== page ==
Gromacs

Performance checklist

    There are many different aspects that affect the performance of simulations in Gromacs. Most simulations require a lot of computational resources, therefore it can be worthwhile to optimized the use of those resources. Several issues mentioned in the list below could lead to a performance difference of a factor of 2. So it can be useful go through the checklist. The points about compilers/CUDA and the Verlet scheme only apply to Gromacs version 4.6 or later, the other points apply to all versions.
     

    Gromacs configuration:

    • Don't use double precision unless you're absolute sure you need it.
    • Compile the FFTW library (yourself) with SSE support on x86.
    • On x86, use icc or gcc as compiler (not pgi or the Cray compiler).
    • Use a new compiler version, especially for gcc (4.6 and 4.7 improved a lot!).
    • MPI library: OpenMPI usually has good performance and causes little trouble.
    • From GROMACS version 4.6: make sure your compiler supports OpenMP.
    • With GPUs:
      • configure with -DGMX_GPU=ON;
      • use CUDA 5.0 or newer (7.0 for Maxwell);
        • the fastest CUDA versions with GROMACS are 5.5, 6.5 and 7.5.
      • use with a recent CUDA driver.
    • If compiling on a cluster head node, make sure that GMX_CPU_ACCELERATION is appropriate for the compute nodes.

    Run setup:

    • For an approximately spherical solute, use a rhombic dodecahedron unit cell.
    • You can increase the time-step to 4 or 5 fs when using virtual interaction sites (pdb2gmx -vsite h).
    • At moderate to high parallelization, use the Verlet cut-off scheme (mdp option: cutoff-scheme = Verlet) for better performance, due to less load imbalance.
    • To be able to use GPUs, you have to use the Verlet cut-off scheme.
    • To quickly test the performance on GPUs/Verlet-scheme, use can use "mdrun -testverlet" with an old tpr file. This should not be used for production work.
    • For massively parallel runs with PME, you might need to try different numbers of PME nodes (mdrun -npme ???) to achieve best performance. g_tune_pme can help automate this search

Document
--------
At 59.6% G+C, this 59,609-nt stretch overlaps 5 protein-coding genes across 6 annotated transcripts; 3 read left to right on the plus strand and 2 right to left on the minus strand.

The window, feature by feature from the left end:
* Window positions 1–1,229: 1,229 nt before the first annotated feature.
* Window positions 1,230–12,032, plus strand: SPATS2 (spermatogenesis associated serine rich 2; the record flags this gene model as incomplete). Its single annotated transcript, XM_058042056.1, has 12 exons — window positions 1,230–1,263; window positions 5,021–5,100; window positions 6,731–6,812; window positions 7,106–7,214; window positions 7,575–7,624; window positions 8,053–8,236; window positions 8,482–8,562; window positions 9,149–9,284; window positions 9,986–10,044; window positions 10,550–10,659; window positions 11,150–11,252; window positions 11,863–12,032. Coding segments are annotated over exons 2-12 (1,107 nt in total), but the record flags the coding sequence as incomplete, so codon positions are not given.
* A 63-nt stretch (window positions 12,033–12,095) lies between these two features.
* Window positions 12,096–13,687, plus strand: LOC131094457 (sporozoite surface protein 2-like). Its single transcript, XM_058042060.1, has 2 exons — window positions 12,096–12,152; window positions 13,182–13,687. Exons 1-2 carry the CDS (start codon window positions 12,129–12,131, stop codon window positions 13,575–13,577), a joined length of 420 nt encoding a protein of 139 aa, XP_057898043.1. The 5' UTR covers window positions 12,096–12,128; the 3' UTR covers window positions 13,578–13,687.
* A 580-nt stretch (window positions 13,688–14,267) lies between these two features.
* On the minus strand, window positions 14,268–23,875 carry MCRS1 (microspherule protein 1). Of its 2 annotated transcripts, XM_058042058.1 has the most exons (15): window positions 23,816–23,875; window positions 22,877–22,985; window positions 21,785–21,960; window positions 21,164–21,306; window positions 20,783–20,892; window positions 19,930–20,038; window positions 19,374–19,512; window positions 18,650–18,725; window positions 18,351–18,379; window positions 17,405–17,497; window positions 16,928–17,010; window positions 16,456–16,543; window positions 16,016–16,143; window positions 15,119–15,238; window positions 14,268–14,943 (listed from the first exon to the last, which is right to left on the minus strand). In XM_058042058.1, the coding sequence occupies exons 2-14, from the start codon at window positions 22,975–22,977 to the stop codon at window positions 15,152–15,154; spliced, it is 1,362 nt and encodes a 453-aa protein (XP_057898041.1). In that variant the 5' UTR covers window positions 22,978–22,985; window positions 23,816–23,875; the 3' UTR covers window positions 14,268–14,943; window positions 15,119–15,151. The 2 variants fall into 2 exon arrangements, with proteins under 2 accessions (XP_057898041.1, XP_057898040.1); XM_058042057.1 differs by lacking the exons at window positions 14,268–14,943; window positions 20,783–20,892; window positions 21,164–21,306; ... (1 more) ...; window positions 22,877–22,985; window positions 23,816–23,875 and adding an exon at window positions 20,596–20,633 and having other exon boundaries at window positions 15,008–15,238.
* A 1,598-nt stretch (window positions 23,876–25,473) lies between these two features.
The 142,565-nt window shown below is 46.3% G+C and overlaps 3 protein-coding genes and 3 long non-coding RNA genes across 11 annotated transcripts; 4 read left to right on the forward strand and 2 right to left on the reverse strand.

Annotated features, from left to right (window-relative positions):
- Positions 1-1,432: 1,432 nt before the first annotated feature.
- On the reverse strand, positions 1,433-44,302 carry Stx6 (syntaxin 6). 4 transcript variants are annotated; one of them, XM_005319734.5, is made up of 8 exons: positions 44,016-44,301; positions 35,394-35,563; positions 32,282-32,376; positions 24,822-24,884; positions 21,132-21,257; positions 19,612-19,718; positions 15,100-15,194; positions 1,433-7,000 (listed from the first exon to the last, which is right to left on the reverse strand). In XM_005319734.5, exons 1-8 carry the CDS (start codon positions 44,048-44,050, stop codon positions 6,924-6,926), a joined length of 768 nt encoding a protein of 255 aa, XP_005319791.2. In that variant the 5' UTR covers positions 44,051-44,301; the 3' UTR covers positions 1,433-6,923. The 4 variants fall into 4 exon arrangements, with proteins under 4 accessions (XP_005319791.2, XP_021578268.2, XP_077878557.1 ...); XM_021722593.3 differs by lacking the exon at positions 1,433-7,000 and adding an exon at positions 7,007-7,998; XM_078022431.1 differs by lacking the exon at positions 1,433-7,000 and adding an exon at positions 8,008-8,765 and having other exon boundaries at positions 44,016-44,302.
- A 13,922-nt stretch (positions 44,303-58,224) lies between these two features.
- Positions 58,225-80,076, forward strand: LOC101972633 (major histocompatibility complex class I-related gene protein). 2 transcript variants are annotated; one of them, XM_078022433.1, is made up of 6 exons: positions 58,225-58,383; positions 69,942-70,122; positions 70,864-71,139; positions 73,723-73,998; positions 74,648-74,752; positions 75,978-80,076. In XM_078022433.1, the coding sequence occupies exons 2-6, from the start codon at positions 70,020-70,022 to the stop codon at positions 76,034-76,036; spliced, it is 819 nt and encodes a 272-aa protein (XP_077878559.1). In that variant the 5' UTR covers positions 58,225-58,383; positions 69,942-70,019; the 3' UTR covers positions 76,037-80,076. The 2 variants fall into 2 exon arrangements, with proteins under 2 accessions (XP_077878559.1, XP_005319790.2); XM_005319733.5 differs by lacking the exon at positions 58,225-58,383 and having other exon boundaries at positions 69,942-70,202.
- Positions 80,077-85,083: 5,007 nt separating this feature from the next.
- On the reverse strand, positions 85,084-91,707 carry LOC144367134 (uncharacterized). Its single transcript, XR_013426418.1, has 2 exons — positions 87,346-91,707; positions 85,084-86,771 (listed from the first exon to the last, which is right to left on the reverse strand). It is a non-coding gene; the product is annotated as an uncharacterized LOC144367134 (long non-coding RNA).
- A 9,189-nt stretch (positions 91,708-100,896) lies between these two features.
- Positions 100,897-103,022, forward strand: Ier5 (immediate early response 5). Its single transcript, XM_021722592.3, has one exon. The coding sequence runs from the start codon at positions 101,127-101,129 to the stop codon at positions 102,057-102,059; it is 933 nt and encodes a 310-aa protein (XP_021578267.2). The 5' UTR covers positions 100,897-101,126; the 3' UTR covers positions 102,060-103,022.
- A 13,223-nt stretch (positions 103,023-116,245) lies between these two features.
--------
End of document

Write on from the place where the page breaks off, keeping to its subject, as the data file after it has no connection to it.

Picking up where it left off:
• For massively parallel runs (also mdrun -multi), or with a slow network, global communication can become a bottleneck and you can reduce it with mdrun -gcom (note that this does affect the frequency of temperature and pressure coupling).

    Checking and improving performance:

    •  Look at the end of the md.log file to see the performance and the cycle counters and wall-clock time for different parts of the MD calculation. The PP/PME load ratio is also printed, with a warning when a lot of performance is lost due to imbalance.
    • Adjust the number of PME nodes and/or the cut-off and PME grid-spacing when there is a large PP/PME imbalance. Note that even with a small reported imbalance, the automated PME-tuning might have reduced the initial imbalance. You could still gain performance by changing the mdp parameters or increasing the number of PME nodes.
    • If the neighbor searching takes a lot of time, increase nstlist (with the Verlet cut-off scheme, this automatically adjusts the size of the neighbour list to do more non-bonded computation to keep energy drift constant).
    • If "Comm. energies" takes a lot of time (a note will be printed in the log file), increase nstcalcenergy or use mdrun -gcom.
    • If all communication takes a lot of time, you might be running on too many cores, or you could try running combined MPI/OpenMP parallelization with 2 or 4 OpenMP threads per MPI process.
    Page last modified 11:57, 30 Sep 2015 by metere